Growing up

Children on the autistic spectrum develop their own ways of thinking and coping with life.         Chose an age range for some resources that might help parents in supporting their children’s development.

                            

Life Support DVD’s

This UK based site offers sex education DVD’s.            This one aimed at children with SEN may be of particular interest.              Others are aimed at primary or seconday aged children in mainstream or SEN education.              See also Be safe on-line.

Safety

  • The National Autism Association (USA) website has some pages on safety.             Those on wandering and bullying might be of particular interest.
  • Here are some tips for keeping your child with special needs safe at home.
  • Also, a book by Luke Jackson with the title Freaks, Geeks and Asperger Syndrome has a well written chapter on bullying.           See Library books for more about this book.

Siblings

Siblings, that is brothers and sisters, can be affected by their sibling on the autistic spectrum.

  1. Options Group have produced a handy new guide to supporting siblings.
  2. The National Autistic Society has a range of pages with information about siblings.
  3. It is not all bad news.         See: What my autistic brother has taught me.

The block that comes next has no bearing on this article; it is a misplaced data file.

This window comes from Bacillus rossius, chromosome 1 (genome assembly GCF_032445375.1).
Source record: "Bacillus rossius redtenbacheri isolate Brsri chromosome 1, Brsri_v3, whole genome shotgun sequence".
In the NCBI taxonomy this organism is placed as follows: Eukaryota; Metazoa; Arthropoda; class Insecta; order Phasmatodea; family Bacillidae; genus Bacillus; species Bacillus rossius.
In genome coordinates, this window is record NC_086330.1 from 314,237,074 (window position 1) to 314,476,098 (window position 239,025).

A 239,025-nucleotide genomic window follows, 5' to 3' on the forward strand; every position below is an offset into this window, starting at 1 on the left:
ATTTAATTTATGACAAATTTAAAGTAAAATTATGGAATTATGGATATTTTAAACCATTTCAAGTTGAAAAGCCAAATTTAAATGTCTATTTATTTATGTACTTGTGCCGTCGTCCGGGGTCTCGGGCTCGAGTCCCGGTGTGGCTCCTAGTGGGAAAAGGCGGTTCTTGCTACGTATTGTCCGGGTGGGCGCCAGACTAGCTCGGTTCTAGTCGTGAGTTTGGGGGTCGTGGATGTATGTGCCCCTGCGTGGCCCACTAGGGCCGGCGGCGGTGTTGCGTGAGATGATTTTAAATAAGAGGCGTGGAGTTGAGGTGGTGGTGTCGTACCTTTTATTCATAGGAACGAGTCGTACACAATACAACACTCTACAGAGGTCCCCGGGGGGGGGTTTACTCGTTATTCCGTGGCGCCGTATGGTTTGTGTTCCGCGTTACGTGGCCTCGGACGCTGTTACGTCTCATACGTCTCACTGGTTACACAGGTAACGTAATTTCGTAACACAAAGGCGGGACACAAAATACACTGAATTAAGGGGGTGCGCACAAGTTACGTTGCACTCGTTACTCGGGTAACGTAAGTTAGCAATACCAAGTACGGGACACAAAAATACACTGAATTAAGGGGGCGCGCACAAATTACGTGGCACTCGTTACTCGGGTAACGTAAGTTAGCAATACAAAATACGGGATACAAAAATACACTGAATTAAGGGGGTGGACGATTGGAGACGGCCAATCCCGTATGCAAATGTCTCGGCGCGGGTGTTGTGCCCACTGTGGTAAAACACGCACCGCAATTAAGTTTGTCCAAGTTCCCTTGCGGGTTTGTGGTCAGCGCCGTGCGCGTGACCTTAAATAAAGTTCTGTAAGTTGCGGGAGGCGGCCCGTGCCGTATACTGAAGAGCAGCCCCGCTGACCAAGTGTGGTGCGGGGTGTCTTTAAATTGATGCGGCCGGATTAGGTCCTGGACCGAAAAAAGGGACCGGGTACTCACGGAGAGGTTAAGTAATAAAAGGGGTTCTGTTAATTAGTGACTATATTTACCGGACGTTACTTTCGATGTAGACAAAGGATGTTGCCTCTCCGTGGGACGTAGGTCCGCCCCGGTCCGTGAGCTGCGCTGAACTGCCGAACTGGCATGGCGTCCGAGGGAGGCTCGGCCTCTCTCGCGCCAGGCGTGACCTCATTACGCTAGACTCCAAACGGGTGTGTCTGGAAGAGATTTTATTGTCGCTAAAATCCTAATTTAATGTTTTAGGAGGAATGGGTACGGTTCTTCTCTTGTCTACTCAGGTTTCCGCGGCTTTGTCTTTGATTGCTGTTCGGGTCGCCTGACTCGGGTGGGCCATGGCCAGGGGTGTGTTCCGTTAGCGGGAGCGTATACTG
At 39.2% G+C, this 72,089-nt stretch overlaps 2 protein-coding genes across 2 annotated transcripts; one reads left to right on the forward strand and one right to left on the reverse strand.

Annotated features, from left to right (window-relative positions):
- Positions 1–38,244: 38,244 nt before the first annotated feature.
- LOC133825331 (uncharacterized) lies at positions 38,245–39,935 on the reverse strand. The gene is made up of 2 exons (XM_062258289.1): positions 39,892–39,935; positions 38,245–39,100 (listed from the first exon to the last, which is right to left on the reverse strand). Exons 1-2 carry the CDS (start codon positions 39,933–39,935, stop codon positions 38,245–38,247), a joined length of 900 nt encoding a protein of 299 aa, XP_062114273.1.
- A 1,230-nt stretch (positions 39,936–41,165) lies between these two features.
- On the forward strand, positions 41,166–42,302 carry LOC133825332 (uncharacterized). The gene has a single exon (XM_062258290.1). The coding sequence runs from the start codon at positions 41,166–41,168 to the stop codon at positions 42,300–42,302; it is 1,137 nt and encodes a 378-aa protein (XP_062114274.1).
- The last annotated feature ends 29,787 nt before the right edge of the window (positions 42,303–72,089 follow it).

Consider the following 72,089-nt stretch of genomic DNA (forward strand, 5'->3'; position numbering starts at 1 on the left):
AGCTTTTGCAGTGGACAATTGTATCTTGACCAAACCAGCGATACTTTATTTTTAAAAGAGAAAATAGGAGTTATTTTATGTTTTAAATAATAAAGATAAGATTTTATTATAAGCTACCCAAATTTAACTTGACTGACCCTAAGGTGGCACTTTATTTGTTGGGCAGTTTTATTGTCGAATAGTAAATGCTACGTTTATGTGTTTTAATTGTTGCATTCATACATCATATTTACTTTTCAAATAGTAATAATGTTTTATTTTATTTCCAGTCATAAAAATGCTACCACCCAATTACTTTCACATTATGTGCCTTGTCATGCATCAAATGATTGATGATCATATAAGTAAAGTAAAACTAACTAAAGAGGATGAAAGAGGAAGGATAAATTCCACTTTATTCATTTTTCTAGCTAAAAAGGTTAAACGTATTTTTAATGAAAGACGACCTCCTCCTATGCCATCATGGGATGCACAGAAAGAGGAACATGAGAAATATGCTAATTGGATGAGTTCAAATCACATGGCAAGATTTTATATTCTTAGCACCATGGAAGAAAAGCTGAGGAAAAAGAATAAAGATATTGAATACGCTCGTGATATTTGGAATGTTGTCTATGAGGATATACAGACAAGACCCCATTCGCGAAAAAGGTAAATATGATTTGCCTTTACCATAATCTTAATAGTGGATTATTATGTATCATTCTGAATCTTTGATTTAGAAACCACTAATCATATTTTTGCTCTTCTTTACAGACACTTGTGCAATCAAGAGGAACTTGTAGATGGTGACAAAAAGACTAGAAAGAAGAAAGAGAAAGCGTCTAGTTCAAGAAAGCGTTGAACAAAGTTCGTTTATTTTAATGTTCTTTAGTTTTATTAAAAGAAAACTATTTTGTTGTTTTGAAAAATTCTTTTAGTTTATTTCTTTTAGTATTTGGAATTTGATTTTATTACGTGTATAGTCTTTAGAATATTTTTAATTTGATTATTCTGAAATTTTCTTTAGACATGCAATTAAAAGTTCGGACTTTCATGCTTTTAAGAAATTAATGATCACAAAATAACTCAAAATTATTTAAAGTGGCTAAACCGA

4. Ambitious about Autism has a discussion about Sibling envy.
  5. NetMums has a discussion about Copy-cat siblings.            Mums talk about a neuro-typical child copying one who is on the autistic spectrum.              They also have a discussion about Explaining autism to a sibling.
  6. Here is a complete article about Explaining Aspergers to a child.

Kooth on-line counselling

Kooth is an online counselling and support service for young people aged 11-18  (up to 25 for Care Leavers or young people with SEND).          It is staffed by  qualified counsellors and is free across the Lincolnshire area.         See:  Family Services         XenZone – parent company          Research evidence

Letting go

One of the hardest parts of being a parent of someone who is very vulnerable is learning how to trust other people to share in the taking care of them.             In my experience, the difference is nearly always entirely down to whether or not the staff member concerned and I, as the family member, have a good relationship, built on mutual trust, respect, acceptance and understanding.